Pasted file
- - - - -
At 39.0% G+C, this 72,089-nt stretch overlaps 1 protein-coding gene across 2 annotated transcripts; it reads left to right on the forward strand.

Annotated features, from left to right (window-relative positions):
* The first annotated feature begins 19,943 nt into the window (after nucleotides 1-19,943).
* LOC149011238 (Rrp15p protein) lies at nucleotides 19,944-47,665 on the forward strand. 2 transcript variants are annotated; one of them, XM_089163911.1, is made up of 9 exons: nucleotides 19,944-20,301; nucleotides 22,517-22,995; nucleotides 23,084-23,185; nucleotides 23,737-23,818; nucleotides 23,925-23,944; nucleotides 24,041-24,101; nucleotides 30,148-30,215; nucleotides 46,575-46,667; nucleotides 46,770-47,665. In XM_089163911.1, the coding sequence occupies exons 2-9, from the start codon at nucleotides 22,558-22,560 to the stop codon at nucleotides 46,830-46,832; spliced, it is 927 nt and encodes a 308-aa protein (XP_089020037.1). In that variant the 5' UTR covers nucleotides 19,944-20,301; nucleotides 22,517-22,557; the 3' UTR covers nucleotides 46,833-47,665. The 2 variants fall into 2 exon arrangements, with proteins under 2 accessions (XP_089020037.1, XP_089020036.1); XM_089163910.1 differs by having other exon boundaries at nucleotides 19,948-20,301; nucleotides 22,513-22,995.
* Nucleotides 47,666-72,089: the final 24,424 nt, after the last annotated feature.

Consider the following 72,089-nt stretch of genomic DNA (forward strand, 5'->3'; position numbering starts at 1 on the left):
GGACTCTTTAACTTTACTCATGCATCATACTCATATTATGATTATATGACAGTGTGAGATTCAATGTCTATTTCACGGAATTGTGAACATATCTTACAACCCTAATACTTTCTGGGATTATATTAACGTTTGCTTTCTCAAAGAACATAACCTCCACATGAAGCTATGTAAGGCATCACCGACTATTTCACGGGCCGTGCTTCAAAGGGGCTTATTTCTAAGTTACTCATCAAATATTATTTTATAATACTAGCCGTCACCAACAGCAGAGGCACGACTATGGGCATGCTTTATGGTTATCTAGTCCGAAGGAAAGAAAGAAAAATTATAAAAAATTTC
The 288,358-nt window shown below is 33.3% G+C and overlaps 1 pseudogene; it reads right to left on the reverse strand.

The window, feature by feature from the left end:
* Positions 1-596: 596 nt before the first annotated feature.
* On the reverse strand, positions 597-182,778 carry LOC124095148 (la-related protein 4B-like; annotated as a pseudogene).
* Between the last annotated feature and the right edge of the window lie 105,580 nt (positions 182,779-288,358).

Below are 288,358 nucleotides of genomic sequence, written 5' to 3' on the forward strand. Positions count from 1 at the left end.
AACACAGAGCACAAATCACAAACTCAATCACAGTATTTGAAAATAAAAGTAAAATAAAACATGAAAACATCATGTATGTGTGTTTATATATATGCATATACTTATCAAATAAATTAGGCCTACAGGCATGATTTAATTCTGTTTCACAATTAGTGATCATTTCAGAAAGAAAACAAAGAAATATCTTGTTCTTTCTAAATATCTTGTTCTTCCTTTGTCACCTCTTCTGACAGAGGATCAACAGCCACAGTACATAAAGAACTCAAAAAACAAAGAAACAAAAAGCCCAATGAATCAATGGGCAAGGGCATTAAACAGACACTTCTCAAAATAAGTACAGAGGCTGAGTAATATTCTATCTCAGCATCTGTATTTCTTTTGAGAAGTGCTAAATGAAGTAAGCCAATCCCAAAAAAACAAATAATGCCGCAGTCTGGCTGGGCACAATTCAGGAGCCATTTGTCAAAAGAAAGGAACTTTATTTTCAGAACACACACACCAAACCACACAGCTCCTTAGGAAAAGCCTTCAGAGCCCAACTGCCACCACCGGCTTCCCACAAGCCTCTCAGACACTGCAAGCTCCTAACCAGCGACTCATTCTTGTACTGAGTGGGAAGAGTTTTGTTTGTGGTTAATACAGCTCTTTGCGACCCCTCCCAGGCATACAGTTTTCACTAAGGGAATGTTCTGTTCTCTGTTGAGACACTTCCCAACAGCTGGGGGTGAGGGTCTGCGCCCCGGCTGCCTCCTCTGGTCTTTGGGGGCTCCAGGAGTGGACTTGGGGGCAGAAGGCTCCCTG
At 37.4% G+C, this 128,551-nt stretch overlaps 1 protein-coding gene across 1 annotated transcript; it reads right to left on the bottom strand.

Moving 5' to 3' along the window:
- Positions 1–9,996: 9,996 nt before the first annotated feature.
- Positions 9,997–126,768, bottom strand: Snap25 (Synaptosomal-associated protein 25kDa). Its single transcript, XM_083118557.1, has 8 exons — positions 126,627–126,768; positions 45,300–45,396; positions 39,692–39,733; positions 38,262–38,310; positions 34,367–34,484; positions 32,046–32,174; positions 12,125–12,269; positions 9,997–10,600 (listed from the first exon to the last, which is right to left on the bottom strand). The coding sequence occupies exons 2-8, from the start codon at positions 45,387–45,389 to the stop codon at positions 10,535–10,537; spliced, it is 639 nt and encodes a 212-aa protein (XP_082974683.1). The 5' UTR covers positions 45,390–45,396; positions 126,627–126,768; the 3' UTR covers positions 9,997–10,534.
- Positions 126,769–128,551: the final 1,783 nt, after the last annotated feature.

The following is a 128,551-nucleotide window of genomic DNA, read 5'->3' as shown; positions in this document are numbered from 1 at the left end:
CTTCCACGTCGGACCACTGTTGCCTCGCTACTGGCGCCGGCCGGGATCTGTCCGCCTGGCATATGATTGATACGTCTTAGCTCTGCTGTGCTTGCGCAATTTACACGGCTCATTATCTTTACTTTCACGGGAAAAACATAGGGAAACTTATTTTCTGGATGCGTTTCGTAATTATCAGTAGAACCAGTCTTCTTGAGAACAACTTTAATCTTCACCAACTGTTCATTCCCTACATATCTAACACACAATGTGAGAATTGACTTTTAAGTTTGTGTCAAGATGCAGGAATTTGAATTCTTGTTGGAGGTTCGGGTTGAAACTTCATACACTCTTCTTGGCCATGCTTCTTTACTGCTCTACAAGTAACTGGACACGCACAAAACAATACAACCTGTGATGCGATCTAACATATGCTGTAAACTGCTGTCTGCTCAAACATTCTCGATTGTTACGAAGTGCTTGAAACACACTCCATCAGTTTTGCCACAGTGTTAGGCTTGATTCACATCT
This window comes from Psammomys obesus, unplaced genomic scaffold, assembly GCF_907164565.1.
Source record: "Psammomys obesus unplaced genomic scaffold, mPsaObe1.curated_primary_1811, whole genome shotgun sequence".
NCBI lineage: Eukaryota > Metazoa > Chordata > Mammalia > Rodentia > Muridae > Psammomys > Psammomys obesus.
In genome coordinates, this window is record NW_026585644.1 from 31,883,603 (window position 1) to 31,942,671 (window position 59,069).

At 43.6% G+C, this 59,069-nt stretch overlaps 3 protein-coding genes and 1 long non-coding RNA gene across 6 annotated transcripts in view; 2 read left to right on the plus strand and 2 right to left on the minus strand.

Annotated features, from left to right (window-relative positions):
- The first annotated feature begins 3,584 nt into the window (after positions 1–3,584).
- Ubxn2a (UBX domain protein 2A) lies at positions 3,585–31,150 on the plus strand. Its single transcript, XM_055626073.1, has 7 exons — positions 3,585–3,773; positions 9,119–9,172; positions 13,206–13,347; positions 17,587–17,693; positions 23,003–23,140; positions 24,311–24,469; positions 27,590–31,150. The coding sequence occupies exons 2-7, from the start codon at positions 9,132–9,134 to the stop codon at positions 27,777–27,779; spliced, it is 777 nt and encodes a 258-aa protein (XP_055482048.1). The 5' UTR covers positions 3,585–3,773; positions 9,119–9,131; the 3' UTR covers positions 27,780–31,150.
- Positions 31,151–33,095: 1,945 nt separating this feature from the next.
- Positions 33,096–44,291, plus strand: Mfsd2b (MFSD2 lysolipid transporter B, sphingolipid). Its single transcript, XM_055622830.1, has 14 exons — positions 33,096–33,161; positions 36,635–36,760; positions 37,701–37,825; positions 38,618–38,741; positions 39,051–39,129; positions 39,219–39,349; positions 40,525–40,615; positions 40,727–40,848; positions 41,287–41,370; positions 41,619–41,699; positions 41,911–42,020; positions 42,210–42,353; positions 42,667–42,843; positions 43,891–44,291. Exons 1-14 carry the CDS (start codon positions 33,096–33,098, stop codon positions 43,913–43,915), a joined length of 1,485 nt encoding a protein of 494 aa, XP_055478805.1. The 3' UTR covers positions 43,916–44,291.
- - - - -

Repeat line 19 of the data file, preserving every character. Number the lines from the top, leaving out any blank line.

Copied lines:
- Positions 126,769–128,551: the final 1,783 nt, after the last annotated feature.